(g) The Association is concerned at the
apparent power to impose conditions as to the behaviour of occupants/visitors.
Again, it must be appreciated that a landlord's powers are limited.
It is all too common for tenants to cry harassment, without justification.
In particular the Unfair Contract Terms Regulations mean that
landlord's rights are limited. For example a landlord cannot enter
a property there and then without notice. A landlord who visits
regularly will be accused of harassing his tenants. As already
pointed out, the proposed legislation fails to put the necessary
emphasis on requiring occupants and visitors to behave properly.
If this is to be dealt with by way of conditions on licences it
may mean that landlords are in a situation where a licence is
revoked for circumstances essentially beyond their control. At
the present time if a landlord takes action for possession on
grounds of nuisance/annoyance the remedy is only discretionary.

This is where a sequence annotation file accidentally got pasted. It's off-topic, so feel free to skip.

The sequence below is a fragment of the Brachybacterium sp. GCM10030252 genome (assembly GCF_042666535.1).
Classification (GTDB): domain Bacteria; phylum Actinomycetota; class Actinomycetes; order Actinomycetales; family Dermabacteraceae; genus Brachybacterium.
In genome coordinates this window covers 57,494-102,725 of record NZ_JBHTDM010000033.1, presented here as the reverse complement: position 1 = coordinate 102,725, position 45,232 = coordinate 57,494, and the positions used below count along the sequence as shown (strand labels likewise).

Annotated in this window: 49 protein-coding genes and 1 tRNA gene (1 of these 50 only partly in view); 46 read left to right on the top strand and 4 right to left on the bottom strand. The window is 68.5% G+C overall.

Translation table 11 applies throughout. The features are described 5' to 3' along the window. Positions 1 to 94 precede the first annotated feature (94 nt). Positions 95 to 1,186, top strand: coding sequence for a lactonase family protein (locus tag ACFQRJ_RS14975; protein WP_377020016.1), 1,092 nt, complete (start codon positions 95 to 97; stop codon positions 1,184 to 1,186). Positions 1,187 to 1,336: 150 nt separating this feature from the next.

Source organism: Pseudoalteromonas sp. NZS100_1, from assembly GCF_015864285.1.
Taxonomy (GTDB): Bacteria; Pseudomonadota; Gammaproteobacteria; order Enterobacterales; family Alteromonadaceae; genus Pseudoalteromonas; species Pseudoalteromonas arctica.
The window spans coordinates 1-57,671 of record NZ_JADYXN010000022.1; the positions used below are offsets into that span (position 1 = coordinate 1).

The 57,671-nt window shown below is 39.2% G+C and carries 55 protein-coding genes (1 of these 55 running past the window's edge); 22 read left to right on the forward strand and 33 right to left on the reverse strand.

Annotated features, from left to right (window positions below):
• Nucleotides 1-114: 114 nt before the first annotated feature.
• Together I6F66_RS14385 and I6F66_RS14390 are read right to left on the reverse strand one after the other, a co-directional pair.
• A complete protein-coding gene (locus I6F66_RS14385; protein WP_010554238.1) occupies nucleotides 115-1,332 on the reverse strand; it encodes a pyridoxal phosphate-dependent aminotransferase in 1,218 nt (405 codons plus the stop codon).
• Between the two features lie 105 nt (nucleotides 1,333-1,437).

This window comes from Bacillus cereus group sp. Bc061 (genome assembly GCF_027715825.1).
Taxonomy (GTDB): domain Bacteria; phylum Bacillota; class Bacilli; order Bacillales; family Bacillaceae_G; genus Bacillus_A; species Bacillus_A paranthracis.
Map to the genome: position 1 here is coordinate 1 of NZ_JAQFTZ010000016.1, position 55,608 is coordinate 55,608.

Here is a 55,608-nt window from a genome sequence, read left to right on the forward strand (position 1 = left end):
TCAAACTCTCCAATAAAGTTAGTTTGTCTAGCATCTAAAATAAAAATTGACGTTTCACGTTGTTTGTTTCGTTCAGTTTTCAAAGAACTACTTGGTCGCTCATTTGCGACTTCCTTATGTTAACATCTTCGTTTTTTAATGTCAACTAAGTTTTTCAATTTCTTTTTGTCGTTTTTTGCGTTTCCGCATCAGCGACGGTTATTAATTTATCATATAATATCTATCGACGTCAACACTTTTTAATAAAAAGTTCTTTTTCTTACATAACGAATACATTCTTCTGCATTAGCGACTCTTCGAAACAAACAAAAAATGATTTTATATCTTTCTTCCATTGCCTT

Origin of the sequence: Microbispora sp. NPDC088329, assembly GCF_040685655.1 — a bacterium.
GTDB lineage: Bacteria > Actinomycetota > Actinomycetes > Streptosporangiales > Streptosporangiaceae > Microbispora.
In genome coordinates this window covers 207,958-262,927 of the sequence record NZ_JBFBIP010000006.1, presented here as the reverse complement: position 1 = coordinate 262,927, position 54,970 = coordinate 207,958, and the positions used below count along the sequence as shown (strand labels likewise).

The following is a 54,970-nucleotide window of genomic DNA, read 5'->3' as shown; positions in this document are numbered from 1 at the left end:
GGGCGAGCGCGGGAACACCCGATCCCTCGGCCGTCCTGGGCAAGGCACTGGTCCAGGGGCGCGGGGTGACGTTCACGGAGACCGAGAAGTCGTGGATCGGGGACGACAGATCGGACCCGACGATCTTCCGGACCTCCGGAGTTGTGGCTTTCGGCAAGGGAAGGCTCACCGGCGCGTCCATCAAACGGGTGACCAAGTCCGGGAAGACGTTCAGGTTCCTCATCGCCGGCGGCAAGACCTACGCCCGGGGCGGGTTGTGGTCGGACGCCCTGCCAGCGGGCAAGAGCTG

A landlord is faced by a tenant who is legally aided so that he
faced the prospect of having to fund the whole action himself
and the indignity of having to possibly pay the tenant's costs
if the tenant is successful. If the landlord succeeds there is
no guarantee that a possession order would be granted even in
a serious case.
(h) The current provisions are widely drawn
so as to enable local authorities in effect to prescribe/enforce
room sizes. It is not clear what standards may or may not be laid
down nationally in this respect. This has been an ongoing source
of friction over the years. Again, it is symptomatic of the wish
for Environmental Health Officers to control properties and lay
down matters in excessive and unnecessary detail.